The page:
The defendant answered and filed a counterclaim, neither of which are abstracted. By his answer, the defendant, among other things, admitted the execution of the contract which forms the basis of this action, admitted that he left Rockford on or about September 1, 1954, and admitted that plaintiff took possession of the office, rendered an account about January 1, 1955, and sent defendant a check as alleged. The answer then stated that the defendant returned to Rockford on or about April 1, 1955, and to the law office of O'Brien and Hicklin, but averred that he did so upon due notice to plaintiff and with his consent and acquiescence. The answer denied that defendant breached the contract and averred that the contract was terminated and rendered of no effect by the mutual consent of the parties thereto.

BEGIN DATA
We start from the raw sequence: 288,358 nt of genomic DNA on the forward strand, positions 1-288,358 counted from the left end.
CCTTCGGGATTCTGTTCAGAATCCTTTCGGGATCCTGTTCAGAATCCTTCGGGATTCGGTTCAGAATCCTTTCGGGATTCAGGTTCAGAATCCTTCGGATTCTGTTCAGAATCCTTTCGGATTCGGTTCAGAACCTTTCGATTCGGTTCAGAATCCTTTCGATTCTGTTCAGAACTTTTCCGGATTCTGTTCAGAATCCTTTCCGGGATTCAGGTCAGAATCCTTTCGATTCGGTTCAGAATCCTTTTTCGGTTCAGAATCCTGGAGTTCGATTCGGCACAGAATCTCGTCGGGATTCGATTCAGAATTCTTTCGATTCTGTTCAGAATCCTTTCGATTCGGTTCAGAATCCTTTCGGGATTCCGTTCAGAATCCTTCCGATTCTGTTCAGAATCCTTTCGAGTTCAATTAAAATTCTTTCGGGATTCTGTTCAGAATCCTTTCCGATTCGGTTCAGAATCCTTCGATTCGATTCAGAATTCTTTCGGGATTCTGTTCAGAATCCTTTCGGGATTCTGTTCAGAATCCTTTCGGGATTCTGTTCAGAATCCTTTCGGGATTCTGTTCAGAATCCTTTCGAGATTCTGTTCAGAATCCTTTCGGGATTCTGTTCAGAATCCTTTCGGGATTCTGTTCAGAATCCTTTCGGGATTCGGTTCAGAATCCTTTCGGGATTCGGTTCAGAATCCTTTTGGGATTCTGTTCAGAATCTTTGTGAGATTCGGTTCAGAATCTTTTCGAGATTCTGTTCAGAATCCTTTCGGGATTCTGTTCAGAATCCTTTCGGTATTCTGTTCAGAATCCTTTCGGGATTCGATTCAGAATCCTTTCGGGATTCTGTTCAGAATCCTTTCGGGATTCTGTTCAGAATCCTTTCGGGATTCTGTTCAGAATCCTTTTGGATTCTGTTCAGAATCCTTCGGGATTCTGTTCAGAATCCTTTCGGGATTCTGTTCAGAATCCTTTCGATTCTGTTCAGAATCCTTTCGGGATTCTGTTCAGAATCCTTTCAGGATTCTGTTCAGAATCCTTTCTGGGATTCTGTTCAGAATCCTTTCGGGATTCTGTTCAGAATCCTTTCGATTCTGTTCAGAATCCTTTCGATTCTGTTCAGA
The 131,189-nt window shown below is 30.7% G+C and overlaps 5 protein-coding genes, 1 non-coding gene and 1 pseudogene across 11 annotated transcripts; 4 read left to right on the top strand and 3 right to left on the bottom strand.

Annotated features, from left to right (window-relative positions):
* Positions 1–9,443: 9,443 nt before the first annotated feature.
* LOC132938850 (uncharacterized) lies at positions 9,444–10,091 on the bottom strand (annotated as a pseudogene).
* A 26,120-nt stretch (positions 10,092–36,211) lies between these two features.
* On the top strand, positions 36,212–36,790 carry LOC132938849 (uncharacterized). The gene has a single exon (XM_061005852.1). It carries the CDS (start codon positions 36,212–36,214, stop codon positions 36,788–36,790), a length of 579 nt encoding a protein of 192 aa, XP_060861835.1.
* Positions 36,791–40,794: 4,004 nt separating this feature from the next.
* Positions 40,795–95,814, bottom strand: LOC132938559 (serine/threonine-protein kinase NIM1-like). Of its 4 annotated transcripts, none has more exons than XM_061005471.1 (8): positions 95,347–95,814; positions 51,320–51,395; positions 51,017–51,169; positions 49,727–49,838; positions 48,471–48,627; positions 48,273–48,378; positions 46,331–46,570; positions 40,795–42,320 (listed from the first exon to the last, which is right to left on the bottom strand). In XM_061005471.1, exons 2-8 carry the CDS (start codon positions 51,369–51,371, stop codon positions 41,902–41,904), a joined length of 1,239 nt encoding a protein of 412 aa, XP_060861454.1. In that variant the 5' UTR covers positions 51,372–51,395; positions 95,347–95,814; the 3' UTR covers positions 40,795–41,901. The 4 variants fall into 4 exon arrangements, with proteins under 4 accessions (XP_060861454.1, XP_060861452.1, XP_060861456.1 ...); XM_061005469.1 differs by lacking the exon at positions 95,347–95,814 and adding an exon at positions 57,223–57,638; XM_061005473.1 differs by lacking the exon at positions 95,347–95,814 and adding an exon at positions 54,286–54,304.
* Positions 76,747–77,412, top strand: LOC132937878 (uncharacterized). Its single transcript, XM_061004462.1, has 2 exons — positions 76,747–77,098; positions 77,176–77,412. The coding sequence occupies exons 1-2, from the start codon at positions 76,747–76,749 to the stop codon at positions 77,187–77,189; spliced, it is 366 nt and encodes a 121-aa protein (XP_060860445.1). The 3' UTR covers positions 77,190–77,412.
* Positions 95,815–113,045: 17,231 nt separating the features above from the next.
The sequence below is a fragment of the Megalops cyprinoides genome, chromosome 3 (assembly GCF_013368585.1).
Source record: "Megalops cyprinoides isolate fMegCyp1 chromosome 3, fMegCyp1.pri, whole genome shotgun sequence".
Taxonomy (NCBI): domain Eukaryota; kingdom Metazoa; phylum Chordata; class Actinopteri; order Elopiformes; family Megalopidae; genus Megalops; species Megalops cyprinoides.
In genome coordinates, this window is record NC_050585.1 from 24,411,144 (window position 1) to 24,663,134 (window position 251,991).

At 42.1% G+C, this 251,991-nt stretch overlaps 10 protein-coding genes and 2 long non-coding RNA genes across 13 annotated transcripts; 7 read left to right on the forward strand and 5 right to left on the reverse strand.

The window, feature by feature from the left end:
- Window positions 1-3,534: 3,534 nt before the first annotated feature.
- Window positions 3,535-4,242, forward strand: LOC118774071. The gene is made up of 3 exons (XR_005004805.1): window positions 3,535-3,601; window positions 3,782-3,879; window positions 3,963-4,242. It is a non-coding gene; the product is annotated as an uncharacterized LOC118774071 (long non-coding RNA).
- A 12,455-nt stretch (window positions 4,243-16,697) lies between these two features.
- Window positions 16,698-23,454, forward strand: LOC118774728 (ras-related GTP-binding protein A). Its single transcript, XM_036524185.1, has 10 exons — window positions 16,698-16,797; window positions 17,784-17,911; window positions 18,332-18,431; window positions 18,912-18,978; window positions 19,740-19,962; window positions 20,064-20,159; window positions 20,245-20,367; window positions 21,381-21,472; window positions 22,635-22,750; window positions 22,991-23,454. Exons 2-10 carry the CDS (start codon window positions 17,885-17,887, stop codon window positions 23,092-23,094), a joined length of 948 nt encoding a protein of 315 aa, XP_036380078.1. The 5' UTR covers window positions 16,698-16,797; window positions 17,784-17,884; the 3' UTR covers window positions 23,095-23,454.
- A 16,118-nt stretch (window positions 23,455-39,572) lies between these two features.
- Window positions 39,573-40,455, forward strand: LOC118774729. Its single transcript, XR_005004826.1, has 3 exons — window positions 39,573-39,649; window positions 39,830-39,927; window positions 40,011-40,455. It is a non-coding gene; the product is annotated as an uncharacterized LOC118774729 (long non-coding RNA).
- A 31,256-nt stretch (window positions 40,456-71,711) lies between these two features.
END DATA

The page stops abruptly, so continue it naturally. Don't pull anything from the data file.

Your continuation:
A hearing before the chancellor resulted in a decree which found that the plaintiff and the defendant, prior to August 3, 1954, had been associated in the practice of law under the terms of an oral agreement whereby the plaintiff received 32 1/2% of the net income of the office or $125 per week, whichever was greater. The decree also found that on August 3, 1954, the parties entered into the contract hereinbefore set forth and that the plaintiff, on January 1, 1955, accounted to the defendant for the income of said business and practice in accordance with the contract and paid to the defendant 32 1/2% of the net income of the business to January 1, 1955, which defendant accepted; that on or about April 1, 1955, defendant returned to Rockford, re-entered the office where the plaintiff was carrying on the practice of law, announced to the plaintiff that said practice would thenceforth be upon the basis of their relationship prior to the contract of August 3, 1954, and defendant then and there resumed the practice of law; that plaintiff did not acquiesce in defendant's returning to the City of Rockford and his resumption of the practice of law, did not agree that said law business and law practice would be carried on upon the basis of the oral contract which existed prior to August 3, 1954, and did not agree to the cancellation or annulment of said contract. The decree also found that defendant had no just or legal cause to violate the contract which he breached by engaging in the practice of law in Winnebago County; that said breach has continued from April 1, 1955, to May 4, 1956, the date of the decree and that irreparable damage has been done the plaintiff and he would continue to be irreparably damaged if the defendant continued to practice law in Winnebago County. The decree found there had been no accounting between the parties since January 1, 1955, and referred the cause to the master-in-chancery to state the account and report the same to the court within ninety days. The decree further found that no evidence was introduced in support of count two of the complaint and that the evidence did not sustain the allegations of the counterclaim and that this count two and the counterclaim should be dismissed.